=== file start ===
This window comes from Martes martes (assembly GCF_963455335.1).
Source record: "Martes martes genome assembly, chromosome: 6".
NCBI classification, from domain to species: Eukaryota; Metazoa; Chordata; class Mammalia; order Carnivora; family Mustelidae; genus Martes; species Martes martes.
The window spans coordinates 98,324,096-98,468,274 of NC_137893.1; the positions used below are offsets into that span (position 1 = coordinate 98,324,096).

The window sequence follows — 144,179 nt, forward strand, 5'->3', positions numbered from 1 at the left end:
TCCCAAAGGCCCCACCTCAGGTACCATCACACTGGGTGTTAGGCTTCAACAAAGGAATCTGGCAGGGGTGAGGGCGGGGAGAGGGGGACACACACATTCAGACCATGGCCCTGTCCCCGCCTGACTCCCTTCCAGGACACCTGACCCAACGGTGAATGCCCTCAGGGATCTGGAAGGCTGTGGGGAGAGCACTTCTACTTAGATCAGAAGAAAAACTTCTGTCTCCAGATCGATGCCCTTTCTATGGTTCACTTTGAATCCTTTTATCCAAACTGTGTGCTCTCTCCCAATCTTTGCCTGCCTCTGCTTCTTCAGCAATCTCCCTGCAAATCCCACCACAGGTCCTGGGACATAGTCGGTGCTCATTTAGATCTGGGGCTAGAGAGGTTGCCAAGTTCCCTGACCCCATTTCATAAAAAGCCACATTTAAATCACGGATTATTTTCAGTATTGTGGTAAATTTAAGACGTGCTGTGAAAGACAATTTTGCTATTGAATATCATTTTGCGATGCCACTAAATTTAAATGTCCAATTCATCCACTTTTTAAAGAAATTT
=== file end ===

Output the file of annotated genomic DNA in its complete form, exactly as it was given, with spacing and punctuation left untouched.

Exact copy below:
This window comes from Martes martes (assembly GCF_963455335.1).
Source record: "Martes martes genome assembly, chromosome: 6".
NCBI classification, from domain to species: Eukaryota; Metazoa; Chordata; class Mammalia; order Carnivora; family Mustelidae; genus Martes; species Martes martes.
The window spans coordinates 98,324,096-98,468,274 of NC_137893.1; the positions used below are offsets into that span (position 1 = coordinate 98,324,096).

The window sequence follows — 144,179 nt, forward strand, 5'->3', positions numbered from 1 at the left end:
TCCCAAAGGCCCCACCTCAGGTACCATCACACTGGGTGTTAGGCTTCAACAAAGGAATCTGGCAGGGGTGAGGGCGGGGAGAGGGGGACACACACATTCAGACCATGGCCCTGTCCCCGCCTGACTCCCTTCCAGGACACCTGACCCAACGGTGAATGCCCTCAGGGATCTGGAAGGCTGTGGGGAGAGCACTTCTACTTAGATCAGAAGAAAAACTTCTGTCTCCAGATCGATGCCCTTTCTATGGTTCACTTTGAATCCTTTTATCCAAACTGTGTGCTCTCTCCCAATCTTTGCCTGCCTCTGCTTCTTCAGCAATCTCCCTGCAAATCCCACCACAGGTCCTGGGACATAGTCGGTGCTCATTTAGATCTGGGGCTAGAGAGGTTGCCAAGTTCCCTGACCCCATTTCATAAAAAGCCACATTTAAATCACGGATTATTTTCAGTATTGTGGTAAATTTAAGACGTGCTGTGAAAGACAATTTTGCTATTGAATATCATTTTGCGATGCCACTAAATTTAAATGTCCAATTCATCCACTTTTTAAAGAAATTT